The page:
With his stepdad, my husband, Dale, who is teaching him how to check the tires of his bike, Des Plaines, Illinois, 1996 or 1997.
My grand-nieces Frances (age 3) and Sylvia (age 4) are cousins and (usually) friends. They play together frequently because both live in Madison. Their dolls are also their friends. Marcia and Dee are two friends from my church. We had dinner together in Evanston before attending a piano recital at Northwestern University.Finally, who’s a better friend than one’s spouse? Usually, anyway! Here are the two of us in a selfie taken at Mader’s Restaurant in Milwaukee, Wisconsin.
Ending with the James Taylor classic “You’ve Got a Friend.”
Artful Photos is a new feature that I am starting in 2018. I am going to publish a photo (or more than one) of artwork from museums that I have visited. I go to a lot of art museums when I travel, plus I am a member of the Art Institute of Chicago (which means I get in free, so I try to get to as many of the special exhibits as possible). Most art museums (though not all) do allow you to take pictures of the artwork as long as you don’t use the flash. I take photos of everything from classic European art to modern art, sculpture to artistic everyday objects, and artwork from around the world. I have posted a few of these previously on my blog.
I will publish Artful Photos every weekend. If you would like to participate by adding a link to your own photos of artwork, that would be awesome! Then we would all get to enjoy many kinds of art each week!
I am going to start with a series of Haitian paintings and metal sculptures that I photographed at the Milwaukee Art Museum (MAM) when I was visiting last November. The Haitian art is part of the museum’s permanent collection and has been there since 1991, when a Milwaukee businessman and his wife donated the Haitian art they had collected since 1973, to the museum.
It is well worth a visit if you happen to be in Milwaukee. Plus, the building itself is a wonder of modern architecture,
designed by Salvatore Calatrava. (He also designed the Museum of Tomorrow in Rio de Janeiro; I posted several pictures from that museum, including the architecture, last year.)
Haitian art has a complex tradition. It combines characteristics from native populations that occupied the island of Hispaniola prior to European colonization with African and European elements. It is usually very colorful and detailed, depicting scenes of Haitian life or religious figures from the vodoun (vodun, formerly known as voodoo) tradition native to Haiti.
This religious tradition has its origins in West Africa, from where slaves were brought to the island nation. With the introduction of Christianity, a blending of elements from both African and European religions, called syncretism, became the expression of religious practice in Haiti. Haitians are mostly practicing Catholics, but their symbols and rituals combine both African and Catholic traditions. For example, the Catholic saints each have also a vodun name and are said to be influential for certain purposes, usually similar ones in both religious traditions.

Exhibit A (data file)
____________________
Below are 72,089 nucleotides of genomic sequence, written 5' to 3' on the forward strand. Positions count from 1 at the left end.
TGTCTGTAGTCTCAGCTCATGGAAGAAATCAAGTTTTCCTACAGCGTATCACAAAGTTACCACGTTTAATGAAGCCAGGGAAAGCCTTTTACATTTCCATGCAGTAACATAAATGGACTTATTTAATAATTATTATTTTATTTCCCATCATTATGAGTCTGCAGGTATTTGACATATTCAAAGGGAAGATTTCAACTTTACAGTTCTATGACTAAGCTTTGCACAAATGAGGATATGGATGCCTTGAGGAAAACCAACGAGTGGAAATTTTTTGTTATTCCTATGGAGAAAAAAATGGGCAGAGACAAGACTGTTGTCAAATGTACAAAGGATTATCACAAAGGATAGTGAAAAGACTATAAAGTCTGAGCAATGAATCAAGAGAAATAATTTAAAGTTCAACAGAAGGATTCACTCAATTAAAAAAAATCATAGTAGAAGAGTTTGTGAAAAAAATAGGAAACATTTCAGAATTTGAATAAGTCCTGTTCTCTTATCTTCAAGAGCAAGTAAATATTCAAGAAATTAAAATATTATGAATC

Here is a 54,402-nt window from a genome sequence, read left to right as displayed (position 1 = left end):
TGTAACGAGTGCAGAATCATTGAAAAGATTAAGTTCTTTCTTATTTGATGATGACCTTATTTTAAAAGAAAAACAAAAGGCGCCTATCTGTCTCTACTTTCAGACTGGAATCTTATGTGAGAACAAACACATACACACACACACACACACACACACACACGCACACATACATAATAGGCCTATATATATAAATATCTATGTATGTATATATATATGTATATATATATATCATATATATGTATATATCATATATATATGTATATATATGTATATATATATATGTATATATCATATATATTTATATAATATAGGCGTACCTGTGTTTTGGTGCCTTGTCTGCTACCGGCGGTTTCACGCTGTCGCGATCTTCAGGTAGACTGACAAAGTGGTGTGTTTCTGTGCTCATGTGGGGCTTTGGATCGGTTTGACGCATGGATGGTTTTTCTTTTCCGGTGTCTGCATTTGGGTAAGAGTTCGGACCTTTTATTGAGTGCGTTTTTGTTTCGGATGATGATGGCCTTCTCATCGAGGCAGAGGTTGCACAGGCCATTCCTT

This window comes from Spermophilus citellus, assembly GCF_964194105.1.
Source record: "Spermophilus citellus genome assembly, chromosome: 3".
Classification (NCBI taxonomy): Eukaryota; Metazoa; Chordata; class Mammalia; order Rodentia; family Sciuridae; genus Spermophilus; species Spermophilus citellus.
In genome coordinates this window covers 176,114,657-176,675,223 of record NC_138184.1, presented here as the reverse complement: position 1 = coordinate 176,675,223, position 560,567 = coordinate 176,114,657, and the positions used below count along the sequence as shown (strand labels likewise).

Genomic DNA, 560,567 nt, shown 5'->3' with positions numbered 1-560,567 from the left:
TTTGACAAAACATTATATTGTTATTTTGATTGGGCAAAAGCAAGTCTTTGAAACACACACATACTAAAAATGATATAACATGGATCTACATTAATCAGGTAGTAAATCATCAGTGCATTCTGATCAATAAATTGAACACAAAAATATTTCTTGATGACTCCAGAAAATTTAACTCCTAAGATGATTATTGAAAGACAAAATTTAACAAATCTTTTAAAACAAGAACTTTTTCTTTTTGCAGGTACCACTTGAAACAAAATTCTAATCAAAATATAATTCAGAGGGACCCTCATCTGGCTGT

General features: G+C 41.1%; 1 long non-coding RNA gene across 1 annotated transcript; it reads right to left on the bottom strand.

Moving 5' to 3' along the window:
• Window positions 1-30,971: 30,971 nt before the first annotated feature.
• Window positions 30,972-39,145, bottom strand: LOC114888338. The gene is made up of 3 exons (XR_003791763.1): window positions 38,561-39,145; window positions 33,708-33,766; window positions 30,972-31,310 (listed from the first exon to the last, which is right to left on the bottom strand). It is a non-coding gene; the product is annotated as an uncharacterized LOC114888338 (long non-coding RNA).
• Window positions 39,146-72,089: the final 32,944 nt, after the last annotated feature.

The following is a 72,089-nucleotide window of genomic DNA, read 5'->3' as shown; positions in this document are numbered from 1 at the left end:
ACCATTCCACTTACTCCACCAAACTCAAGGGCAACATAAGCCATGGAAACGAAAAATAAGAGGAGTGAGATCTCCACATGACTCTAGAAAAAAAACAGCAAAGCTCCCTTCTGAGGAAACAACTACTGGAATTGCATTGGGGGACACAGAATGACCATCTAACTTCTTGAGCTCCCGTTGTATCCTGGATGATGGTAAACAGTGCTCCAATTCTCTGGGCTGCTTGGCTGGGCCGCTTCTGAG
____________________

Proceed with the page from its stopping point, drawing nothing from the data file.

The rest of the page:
Three “schools” of Haitian art are presented here. The Southern school, based in Port-au-Prince, is represented by Hector Hyppolite, who mostly deals with the subject matter of Vodun. The Northern school is typically more secular and historical, such as the work of Philomé Obin, in the northern city of Cap-Haitien. The production of steel drum sculptures is located in the northeastern suburb of the capital, Croix-des-Bouquets.
The art of Haitian steel sculpture comes from the town of Croix-des-Bouquets, an eastern suburb of Haiti’s capital Port-au-Prince. The sculptures are made from 55-gallon oil drums that companies used to dump in this impoverished town, along with industrial waste. In the 1940s, a local blacksmith combined the metal from these drums with iron bars to make elaborate metal crosses for the cemetery. Thus he turned waste into something useful and a new tradition was born. Once small and forgotten, Croix-des-Bouquets now bustles with artisan activity. The sounds of hammers and other tools emanate from almost every home.
The language of Haiti is French Creole, which has influences from several languages, especially French. A small minority of educated members of the upper class in the capital also speak standard French, but the vast majority of Haitians speak only Creole.
Haitian art came to international attention in 1944, when American artist DeWitt Peters opened the art school Centre d’Art in Port-au-Prince. The art school allowed artists from all over Haiti, both trained and untrained, to come together to make art and share their ideas.